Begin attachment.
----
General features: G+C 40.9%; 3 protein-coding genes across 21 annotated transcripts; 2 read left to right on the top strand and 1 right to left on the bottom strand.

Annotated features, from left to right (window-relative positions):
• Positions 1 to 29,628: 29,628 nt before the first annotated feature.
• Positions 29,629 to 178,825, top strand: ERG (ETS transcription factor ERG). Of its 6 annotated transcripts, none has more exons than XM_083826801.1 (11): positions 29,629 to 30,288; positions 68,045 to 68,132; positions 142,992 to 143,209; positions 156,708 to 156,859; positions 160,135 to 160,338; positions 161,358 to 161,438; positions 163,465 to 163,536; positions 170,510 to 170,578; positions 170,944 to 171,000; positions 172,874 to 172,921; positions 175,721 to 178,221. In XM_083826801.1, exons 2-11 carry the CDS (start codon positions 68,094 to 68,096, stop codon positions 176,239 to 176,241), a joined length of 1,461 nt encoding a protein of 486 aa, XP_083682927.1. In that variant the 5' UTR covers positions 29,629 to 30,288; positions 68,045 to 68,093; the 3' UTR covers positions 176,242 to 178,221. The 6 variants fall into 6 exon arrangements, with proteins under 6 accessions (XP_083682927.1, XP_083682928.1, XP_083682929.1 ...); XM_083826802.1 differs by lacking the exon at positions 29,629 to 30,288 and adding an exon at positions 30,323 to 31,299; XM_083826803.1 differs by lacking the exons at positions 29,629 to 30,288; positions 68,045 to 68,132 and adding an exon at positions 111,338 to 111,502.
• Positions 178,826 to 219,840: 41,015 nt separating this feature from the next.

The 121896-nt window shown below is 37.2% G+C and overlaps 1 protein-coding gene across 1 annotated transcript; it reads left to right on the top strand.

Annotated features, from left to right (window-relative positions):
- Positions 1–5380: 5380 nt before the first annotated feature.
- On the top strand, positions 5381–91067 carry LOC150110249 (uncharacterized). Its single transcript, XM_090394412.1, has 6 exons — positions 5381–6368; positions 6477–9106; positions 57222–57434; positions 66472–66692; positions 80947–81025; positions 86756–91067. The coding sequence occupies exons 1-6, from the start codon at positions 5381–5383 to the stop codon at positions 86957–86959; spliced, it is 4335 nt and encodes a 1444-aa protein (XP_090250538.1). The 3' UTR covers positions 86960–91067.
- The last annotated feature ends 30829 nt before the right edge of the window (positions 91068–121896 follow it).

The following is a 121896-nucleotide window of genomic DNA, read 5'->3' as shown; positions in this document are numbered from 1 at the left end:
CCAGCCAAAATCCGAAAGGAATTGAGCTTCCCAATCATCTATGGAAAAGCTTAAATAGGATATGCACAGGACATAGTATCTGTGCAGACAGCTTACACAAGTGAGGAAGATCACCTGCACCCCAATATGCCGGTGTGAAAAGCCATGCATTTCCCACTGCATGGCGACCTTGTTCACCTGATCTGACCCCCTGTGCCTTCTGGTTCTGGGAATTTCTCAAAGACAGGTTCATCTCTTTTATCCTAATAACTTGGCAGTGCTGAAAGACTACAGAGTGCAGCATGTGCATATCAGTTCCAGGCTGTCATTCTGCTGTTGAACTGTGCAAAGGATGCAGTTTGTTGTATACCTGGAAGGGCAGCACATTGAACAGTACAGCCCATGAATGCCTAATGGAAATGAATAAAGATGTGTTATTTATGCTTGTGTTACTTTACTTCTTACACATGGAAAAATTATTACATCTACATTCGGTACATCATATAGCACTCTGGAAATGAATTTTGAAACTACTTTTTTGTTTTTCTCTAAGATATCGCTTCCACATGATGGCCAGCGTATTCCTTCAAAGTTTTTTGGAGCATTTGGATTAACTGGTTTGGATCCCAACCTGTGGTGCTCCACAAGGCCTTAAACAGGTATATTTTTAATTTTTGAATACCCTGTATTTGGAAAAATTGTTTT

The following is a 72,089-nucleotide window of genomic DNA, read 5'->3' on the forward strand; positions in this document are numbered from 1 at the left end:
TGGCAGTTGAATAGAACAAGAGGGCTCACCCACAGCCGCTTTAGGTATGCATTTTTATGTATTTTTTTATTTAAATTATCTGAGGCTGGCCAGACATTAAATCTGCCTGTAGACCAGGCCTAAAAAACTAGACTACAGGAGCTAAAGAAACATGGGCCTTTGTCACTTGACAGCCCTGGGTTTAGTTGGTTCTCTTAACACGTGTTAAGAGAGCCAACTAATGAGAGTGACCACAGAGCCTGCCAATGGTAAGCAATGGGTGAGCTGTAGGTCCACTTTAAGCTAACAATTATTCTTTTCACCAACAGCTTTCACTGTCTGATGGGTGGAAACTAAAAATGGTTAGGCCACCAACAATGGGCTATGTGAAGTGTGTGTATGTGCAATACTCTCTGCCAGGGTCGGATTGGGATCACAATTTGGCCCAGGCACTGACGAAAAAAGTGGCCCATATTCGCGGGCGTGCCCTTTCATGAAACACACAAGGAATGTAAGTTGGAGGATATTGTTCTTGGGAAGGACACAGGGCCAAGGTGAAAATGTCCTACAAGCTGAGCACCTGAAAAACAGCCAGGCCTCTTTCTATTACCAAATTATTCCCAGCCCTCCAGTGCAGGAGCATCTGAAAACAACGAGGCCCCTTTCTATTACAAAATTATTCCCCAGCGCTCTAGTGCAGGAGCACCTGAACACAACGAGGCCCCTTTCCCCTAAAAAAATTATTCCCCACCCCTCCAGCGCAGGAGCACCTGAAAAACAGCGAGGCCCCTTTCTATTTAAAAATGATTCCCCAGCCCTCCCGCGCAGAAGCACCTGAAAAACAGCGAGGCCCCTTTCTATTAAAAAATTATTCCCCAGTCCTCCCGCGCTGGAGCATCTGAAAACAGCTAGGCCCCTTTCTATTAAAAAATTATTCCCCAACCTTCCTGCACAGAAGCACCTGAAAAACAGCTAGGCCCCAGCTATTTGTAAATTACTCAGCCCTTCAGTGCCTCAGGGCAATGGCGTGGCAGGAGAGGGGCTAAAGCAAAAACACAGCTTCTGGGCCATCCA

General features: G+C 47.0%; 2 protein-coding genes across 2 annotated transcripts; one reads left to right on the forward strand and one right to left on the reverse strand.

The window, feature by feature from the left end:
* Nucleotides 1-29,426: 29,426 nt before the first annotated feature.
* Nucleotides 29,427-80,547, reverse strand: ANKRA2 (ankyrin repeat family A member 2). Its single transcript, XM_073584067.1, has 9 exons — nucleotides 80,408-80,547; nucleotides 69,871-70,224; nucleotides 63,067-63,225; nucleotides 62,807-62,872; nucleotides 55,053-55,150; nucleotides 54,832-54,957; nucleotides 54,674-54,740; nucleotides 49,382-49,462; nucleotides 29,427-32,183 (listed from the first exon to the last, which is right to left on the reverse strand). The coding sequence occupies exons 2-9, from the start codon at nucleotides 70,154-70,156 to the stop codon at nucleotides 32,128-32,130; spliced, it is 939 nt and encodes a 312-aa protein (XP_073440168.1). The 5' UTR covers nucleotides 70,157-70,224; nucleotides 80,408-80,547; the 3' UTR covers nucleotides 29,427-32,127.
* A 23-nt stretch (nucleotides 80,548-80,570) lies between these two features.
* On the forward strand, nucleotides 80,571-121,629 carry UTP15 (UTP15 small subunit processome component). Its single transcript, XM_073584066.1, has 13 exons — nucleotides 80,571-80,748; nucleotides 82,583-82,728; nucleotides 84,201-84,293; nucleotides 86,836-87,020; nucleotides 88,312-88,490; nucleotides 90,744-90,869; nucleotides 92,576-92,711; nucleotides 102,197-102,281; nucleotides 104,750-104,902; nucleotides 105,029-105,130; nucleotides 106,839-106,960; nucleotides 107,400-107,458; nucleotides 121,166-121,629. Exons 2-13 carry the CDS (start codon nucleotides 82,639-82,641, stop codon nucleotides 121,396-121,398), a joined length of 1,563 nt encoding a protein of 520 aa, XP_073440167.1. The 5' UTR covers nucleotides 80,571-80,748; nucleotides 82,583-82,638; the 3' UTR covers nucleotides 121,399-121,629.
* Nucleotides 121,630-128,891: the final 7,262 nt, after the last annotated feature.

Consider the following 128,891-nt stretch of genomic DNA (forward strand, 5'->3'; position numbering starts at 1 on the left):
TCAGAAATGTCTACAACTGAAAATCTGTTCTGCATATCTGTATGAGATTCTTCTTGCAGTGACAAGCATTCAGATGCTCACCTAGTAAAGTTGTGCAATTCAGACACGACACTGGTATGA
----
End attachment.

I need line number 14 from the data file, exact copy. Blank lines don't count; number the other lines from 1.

TGGCAGTTGAATAGAACAAGAGGGCTCACCCACAGCCGCTTTAGGTATGCATTTTTATGTATTTTTTTATTTAAATTATCTGAGGCTGGCCAGACATTAAATCTGCCTGTAGACCAGGCCTAAAAAACTAGACTACAGGAGCTAAAGAAACATGGGCCTTTGTCACTTGACAGCCCTGGGTTTAGTTGGTTCTCTTAACACGTGTTAAGAGAGCCAACTAATGAGAGTGACCACAGAGCCTGCCAATGGTAAGCAATGGGTGAGCTGTAGGTCCACTTTAAGCTAACAATTATTCTTTTCACCAACAGCTTTCACTGTCTGATGGGTGGAAACTAAAAATGGTTAGGCCACCAACAATGGGCTATGTGAAGTGTGTGTATGTGCAATACTCTCTGCCAGGGTCGGATTGGGATCACAATTTGGCCCAGGCACTGACGAAAAAAGTGGCCCATATTCGCGGGCGTGCCCTTTCATGAAACACACAAGGAATGTAAGTTGGAGGATATTGTTCTTGGGAAGGACACAGGGCCAAGGTGAAAATGTCCTACAAGCTGAGCACCTGAAAAACAGCCAGGCCTCTTTCTATTACCAAATTATTCCCAGCCCTCCAGTGCAGGAGCATCTGAAAACAACGAGGCCCCTTTCTATTACAAAATTATTCCCCAGCGCTCTAGTGCAGGAGCACCTGAACACAACGAGGCCCCTTTCCCCTAAAAAAATTATTCCCCACCCCTCCAGCGCAGGAGCACCTGAAAAACAGCGAGGCCCCTTTCTATTTAAAAATGATTCCCCAGCCCTCCCGCGCAGAAGCACCTGAAAAACAGCGAGGCCCCTTTCTATTAAAAAATTATTCCCCAGTCCTCCCGCGCTGGAGCATCTGAAAACAGCTAGGCCCCTTTCTATTAAAAAATTATTCCCCAACCTTCCTGCACAGAAGCACCTGAAAAACAGCTAGGCCCCAGCTATTTGTAAATTACTCAGCCCTTCAGTGCCTCAGGGCAATGGCGTGGCAGGAGAGGGGCTAAAGCAAAAACACAGCTTCTGGGCCATCCA